The Heart Foundation is New Zealand's leading independent funder of heart research. With the generous support of our donors, we've invested more than $57 million into heart research since 1970.
With your help, we can continue to fund and support world class research.
Back in 1968, a dedicated group of cardiologists and business people founded the Heart Foundation, with a clear vision to foster heart-related education and research in New Zealand.
Their dream was to improve the heart-health of every Kiwi. Since then the Heart Foundation has invested more than $57 million into ground-breaking heart research and, over this time, there has been a drastic reduction in the number of deaths from heart disease.
However, cardiovascular disease is still the number-one cause of death in New Zealand and many of these deaths are premature and preventable. That's why research remains so important.
Associate Professor Gerry Devlin, Medical Director of the Heart Foundation says, we have a long and proud record of research investment, which has improved our heart health over several decades. However, there is no room for complacency as we face new challenges.
Project Grants provide short-term support for a single individual or small group working on a clearly defined research project. The usual term for a Project Grant is one or two years with a maximum of three years. The Scientific Advisory Group has determined that the average award for a project grant will be $100,000-$150,000, and only under exceptional circumstances will the award exceed $200,000.
Overseas Training and Research Fellowship:
These are intended to support medical graduates who propose to engage in further clinical training and research in the field of cardiovascular disease. They are normally tenable for one year only. In exceptional circumstances, Overseas Training & Research Fellowships may be extended for a second year but it is expected that Fellows will attempt to obtain funding for further training or research from the institution where they are based.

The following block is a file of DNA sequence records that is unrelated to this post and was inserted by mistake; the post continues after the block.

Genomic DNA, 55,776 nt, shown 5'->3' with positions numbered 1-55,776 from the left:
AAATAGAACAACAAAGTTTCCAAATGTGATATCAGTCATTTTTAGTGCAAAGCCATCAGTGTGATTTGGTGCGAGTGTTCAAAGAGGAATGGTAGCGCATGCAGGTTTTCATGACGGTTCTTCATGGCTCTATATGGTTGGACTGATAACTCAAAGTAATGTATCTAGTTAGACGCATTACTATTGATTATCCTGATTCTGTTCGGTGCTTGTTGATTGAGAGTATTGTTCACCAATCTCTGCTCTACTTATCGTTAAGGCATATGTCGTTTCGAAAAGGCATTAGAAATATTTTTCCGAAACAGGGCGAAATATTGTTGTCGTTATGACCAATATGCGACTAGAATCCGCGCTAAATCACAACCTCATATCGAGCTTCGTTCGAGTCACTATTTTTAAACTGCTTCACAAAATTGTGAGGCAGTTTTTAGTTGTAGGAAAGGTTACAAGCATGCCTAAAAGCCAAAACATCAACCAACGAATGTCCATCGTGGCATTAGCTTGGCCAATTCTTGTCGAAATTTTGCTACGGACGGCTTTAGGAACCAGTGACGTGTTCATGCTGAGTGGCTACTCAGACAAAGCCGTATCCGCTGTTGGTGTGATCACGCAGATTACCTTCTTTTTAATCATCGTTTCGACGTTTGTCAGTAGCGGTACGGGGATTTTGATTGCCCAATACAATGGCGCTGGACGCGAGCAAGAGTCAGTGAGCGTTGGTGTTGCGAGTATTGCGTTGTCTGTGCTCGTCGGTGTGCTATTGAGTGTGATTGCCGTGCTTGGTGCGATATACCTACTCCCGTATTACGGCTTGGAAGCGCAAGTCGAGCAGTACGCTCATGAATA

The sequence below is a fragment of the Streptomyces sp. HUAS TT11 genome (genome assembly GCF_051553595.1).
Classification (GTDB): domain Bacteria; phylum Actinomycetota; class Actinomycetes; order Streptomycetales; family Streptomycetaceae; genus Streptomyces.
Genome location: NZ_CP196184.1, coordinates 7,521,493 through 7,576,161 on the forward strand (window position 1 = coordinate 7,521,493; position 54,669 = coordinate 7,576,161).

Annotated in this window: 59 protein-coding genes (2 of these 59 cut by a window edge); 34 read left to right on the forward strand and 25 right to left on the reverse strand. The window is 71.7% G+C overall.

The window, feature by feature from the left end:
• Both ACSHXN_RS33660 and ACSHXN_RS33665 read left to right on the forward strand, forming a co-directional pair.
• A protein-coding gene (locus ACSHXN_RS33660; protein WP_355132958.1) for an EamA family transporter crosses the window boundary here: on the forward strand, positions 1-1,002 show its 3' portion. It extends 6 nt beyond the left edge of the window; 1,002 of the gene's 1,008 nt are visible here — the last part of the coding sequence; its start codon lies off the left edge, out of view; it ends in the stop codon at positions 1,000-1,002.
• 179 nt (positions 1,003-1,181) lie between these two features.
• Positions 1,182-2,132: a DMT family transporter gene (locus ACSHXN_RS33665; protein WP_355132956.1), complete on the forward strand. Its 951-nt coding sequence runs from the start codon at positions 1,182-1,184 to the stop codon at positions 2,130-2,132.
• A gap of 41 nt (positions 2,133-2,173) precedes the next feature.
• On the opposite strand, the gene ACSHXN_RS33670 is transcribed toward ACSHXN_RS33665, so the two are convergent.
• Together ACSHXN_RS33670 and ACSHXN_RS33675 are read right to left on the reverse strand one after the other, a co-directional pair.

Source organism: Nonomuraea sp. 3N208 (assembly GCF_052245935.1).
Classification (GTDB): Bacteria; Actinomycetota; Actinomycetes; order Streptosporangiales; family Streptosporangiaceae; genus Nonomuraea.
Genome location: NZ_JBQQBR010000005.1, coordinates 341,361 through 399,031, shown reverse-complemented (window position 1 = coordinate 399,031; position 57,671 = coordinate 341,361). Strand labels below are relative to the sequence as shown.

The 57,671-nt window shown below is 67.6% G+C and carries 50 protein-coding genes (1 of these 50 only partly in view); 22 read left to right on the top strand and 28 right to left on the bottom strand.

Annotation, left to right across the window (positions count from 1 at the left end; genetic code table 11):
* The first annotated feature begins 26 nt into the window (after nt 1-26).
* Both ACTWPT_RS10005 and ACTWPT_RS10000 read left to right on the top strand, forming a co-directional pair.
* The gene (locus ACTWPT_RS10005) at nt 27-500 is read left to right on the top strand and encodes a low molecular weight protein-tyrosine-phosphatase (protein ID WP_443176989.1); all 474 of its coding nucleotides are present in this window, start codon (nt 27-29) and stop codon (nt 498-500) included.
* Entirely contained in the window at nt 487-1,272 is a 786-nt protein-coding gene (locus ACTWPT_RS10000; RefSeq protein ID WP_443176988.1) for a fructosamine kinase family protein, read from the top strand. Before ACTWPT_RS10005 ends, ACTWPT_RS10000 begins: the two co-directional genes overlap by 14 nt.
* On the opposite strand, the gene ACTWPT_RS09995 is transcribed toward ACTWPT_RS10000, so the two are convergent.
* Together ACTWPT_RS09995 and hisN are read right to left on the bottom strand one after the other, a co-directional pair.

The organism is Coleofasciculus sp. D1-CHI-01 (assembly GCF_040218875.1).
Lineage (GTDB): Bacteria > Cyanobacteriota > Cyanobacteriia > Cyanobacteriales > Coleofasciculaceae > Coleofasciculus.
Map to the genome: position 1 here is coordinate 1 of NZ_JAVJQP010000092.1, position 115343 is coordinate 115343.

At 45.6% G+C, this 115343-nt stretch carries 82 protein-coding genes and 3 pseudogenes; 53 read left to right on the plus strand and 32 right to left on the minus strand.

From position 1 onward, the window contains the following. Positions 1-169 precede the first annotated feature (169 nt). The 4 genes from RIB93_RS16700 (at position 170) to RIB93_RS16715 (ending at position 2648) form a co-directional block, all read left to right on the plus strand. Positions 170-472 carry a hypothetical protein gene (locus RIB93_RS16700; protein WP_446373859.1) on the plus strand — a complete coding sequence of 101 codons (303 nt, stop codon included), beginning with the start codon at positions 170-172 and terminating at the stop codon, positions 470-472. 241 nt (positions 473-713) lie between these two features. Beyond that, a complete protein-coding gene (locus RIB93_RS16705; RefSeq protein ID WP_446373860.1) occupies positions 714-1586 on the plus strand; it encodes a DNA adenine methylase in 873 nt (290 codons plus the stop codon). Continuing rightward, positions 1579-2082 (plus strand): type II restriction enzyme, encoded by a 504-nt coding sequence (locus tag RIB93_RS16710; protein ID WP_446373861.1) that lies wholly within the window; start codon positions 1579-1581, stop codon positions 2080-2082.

These are designed to support graduates who propose to engage in full-time research related to the aims of the Heart Foundation. Research Fellowships are available for medical graduates or non-medical graduates who will normally be at a post-doctoral level. They are tenable in New Zealand for up to three years in duration.
These scholarships are intended to provide personal support for selected graduate students of New Zealand universities whose proposed programme of research for a higher degree, will further the aims of the Heart Foundation. They are designed to attract well-qualified New Zealand graduates into cardiovascular research. It is expected that successful scholars will be enrolled for a degree at doctoral level, usually the degree of Doctor of Philosophy. The Heart Foundation Postgraduate Scholarships are tenable only in New Zealand, and normally within a faculty of medicine at a New Zealand university. The Scholarships are normally awarded for a total period of three years, and must be taken up within 12 months of the award.
Māori Cardiovascular Research Fellowship:
This Fellowship is intended to support the development of Māori health research capacity and capability. It is open to applications from graduates in health science, both clinical and non-clinical. It is expected that applicants will be engaged in research work relevant to the improvement of cardiovascular health for Māori. Applicants should describe the potential benefit of their research for such improvement and relevant support available. Study towards a higher degree would be expected if appropriate. Applicants should also describe their iwi affiliation. Applicants will be interviewed by a panel representing the Scientific Advisory Group of the Heart Foundation. This fellowship is tenable in New Zealand for up to three years.
Small Project Grants:
The purpose of these grants is to fund a wide variety of research-related activities which support the aims of the Heart Foundation. It is expected that the research projects would cover a wide variety of areas related to the aims of the Heart Foundation. They could be a small research project or a small part of a wider research project. These could include: needs assessments, systematic literature reviews (such as for a Cochrane review), case series, analyses of existing data sets, pilot projects, policy research and programme evaluations. While programme audits should ordinarily be budgeted for as part of the programme, some audit projects could be considered if they are to be published. The main purpose of these grants is to support emerging investigators including (but not limited to) registrars, post doctoral students, general practitioners and public health practitioners. Investigators, however, need to ensure that they have strong academic support for their research. Studies which need ethics approval should state whether this has been obtained, or is being applied for.